And that’s one thing I like about Joseph Kosinski’s Oblivion. It’s a one-off story without the threat of a sequel, and you get the whole story in its nutshell. I am also a sucker for stories set on a post-apocalyptic Earth. The abundance of such films lately suggests we don’t see much hope in the future. But I never tire of seeing New York City, always emblematic of our entire country, in some state of post-apocalyptic disrepair. Here, the ubiquitous Empire State Building is buried up to its observation deck! Wow! That’s a lot of shifting sand! And we catch a glimpse of Liberty’s dismembered hand in a gorge. A key sequence takes place in the New York Public Library, which is now underground, an element that reminded me of the post-nuclear wasteland in Escape From the Planet of the Apes (1971). Also, I dig the sci-fi re-positioning of the classic Robinson Crusoe character to a wasted Earth.

Friday, April 19, 2013

Modern Epic: The Place Beyond the Pines

The Place Beyond the Pines, directed by Derek Cianfrance, unfolds like an epic novel, Dickensian in its scope, its twists of fate, and its connections between characters from various social statuses, as it explores the bond between fathers and sons over a period of seventeen years and examines choices and consequences, honesty and dishonesty, and vengeance and acceptance. Set in Schenectady, New York, the film starts with the poignant portrayal of Luke Glanton (Ryan Gosling), a wayward loser who does motorcycle stunts for a traveling carnival. When Luke, his arms covered with tattoos, his T-shirts full of holes, discovers that he has an infant son, he is spurred to act the father to the boy and to provide for the mother, Romina (Eva Mendes), but temptation leads him to make money by robbing banks, relying on his supreme confidence as a skillful motorcyclist for his getaways – the film’s most thrilling moments. But the pleasure I derived from viewing this film came from its many surprising layers and its shifting points of view, so I won’t ruin it for you by saying anything more about the plot.

Suffice it to say that this engrossing saga is well worth seeing. The cinematography closes in on the details of an ice cream joint and pulls long for vistas showing the piney ridges beyond the town - the place beyond the pines. I love the shot that follows Luke through the glitzy activity of the carnival. I also like the shot of Luke, framed by the colorful lights of the ferris wheel, after he parts with Romina in Schenectady; the same lights framing him when he is in a different town. Meanwhile, skillful camera angles and sharp editing inject the motorcycle sequences with tense excitement. The musical score, laced with forebodingly deep notes that call to mind the ominous scores of Bernard Herrmann, intensifies the drama, while the acting is excellent across the board.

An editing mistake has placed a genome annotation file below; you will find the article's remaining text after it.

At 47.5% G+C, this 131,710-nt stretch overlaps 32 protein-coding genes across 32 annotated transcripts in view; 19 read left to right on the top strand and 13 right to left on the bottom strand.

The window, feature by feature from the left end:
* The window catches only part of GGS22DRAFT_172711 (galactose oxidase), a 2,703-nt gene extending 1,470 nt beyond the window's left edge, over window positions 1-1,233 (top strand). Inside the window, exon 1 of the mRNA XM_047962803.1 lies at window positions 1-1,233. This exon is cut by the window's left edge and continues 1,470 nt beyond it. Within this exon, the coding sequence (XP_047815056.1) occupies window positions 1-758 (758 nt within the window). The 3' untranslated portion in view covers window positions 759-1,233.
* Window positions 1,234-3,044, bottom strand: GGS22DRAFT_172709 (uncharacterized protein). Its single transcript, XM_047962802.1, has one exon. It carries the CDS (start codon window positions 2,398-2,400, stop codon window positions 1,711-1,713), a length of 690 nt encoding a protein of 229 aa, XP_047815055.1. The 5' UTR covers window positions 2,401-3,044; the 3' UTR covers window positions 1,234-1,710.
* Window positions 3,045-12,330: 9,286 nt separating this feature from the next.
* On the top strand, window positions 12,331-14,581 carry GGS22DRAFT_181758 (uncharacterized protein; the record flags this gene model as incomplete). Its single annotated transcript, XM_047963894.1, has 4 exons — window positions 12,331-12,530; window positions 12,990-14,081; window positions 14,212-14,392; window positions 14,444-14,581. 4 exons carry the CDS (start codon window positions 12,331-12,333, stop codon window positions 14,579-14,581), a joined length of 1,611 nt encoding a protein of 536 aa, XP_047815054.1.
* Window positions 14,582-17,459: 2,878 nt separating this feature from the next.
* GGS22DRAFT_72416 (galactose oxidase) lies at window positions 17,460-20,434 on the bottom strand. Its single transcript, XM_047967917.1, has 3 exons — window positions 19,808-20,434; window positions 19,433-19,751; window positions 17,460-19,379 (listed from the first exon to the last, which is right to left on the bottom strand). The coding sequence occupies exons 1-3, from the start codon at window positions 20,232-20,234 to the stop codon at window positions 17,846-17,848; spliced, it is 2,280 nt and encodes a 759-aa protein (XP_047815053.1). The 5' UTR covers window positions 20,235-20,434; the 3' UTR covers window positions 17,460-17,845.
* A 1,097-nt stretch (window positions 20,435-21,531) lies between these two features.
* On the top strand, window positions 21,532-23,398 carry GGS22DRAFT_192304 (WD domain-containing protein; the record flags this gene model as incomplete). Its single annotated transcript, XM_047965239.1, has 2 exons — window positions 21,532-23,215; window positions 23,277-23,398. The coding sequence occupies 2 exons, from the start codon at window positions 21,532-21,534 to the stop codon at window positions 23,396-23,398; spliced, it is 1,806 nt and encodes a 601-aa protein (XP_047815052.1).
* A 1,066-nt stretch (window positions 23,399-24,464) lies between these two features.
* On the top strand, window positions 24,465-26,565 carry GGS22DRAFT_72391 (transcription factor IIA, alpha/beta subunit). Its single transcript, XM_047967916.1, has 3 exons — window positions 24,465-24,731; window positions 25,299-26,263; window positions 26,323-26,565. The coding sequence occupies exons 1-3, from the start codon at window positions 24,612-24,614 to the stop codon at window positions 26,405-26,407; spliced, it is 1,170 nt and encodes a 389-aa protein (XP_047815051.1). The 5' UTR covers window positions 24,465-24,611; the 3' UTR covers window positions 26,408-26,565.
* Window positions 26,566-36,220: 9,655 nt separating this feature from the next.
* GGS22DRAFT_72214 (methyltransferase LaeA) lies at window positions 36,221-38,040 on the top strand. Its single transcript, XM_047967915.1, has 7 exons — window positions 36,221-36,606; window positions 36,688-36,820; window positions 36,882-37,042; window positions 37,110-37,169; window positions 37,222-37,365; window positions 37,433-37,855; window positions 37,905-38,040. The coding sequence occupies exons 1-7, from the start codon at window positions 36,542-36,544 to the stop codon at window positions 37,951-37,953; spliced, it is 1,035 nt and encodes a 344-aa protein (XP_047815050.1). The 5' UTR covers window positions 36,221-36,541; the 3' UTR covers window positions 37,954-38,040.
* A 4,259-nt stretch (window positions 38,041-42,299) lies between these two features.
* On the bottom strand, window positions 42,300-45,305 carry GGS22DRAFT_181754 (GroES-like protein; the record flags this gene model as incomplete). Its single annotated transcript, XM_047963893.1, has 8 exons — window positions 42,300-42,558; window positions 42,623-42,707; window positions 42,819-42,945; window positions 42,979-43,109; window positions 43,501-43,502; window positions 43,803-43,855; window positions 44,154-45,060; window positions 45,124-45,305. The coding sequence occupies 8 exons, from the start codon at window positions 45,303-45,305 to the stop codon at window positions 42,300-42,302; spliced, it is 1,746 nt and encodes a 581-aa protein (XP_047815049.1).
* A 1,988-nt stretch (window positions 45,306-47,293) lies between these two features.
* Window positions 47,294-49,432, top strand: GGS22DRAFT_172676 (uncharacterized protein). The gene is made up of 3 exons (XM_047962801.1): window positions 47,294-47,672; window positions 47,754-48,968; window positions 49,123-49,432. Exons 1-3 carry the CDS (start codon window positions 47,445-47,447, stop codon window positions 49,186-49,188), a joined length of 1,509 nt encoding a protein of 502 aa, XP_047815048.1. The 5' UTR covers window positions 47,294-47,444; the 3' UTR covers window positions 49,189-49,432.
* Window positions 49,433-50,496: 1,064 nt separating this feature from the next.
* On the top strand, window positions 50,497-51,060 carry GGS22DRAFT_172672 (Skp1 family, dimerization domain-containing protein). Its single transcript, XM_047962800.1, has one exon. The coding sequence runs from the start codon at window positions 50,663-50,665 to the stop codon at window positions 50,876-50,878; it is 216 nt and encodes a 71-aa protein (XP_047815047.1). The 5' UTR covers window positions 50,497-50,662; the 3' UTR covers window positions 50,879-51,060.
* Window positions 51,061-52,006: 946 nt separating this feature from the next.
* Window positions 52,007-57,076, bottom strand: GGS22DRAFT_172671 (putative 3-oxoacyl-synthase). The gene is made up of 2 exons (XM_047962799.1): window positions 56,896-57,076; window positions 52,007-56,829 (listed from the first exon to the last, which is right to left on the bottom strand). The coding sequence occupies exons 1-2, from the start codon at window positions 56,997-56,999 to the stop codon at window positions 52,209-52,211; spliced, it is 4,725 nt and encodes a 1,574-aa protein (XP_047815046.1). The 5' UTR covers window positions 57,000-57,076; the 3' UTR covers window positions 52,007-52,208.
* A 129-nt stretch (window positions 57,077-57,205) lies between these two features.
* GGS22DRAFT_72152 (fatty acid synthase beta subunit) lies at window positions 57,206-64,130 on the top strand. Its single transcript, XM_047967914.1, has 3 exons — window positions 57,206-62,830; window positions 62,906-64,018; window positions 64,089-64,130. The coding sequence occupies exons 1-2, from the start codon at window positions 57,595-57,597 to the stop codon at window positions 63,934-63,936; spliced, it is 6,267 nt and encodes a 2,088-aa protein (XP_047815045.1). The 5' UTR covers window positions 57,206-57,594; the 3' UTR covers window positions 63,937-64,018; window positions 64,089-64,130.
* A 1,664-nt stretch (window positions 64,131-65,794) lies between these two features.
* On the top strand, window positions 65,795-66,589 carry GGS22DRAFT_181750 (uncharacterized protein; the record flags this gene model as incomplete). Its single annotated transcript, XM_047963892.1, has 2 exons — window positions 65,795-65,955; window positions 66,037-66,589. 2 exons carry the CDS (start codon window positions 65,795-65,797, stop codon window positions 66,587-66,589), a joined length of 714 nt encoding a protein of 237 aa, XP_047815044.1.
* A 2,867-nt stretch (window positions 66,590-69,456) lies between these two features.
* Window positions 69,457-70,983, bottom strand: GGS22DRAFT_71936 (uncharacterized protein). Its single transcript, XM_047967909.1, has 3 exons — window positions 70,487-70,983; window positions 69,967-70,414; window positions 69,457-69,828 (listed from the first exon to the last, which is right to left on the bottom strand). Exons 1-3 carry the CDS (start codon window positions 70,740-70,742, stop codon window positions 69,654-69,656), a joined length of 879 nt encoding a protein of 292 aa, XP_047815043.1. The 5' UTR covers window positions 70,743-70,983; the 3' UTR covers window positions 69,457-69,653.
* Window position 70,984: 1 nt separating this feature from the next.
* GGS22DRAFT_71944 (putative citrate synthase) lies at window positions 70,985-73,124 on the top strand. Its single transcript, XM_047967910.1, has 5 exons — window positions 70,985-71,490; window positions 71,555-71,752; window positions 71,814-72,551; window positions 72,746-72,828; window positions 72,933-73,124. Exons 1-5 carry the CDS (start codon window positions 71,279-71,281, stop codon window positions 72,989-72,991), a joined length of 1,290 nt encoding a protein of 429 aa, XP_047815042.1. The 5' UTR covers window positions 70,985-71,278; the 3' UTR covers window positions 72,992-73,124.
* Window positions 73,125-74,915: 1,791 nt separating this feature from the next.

Reminiscent of Marlon Brando when he mumbles shyly to Romina, Robert de Niro when he lashes out in anger, Steve McQueen when he jumps on his motorcycle and rides like hell, Gosling is engaging as the cool loser Luke Glanton (great name for an outlaw!) who tries to transform himself into a responsible father by ironically robbing banks. Eva Mendes, as Luke’s former lover, and Bradley Cooper, as a policeman, are both excellent. As Robin, Luke’s partner in crime, Ben Mendelsohn does another memorable take on the kind of greasy low-life he has played in Animal Kingdom and Killing Them Softly. Finally, Dane DeHaan is touching and believable as Luke’s adolescent son. Although the film’s final third slows down and wanders somewhat into predictable melodrama, The Place Beyond the Pines is the most enjoyable epic I’ve seen since . . . since . . . uh, since, well, I can’t remember the last epic I saw. Epics are a dying genre, but hopefully the solid structure and the stimulating vibrancy of this well-made saga will inspire other ventures as ambitious and satisfying as this one.

(Also - the dramatic poster is my favorite poster of the year so far.)

Wednesday, April 17, 2013

Man of Steel: 42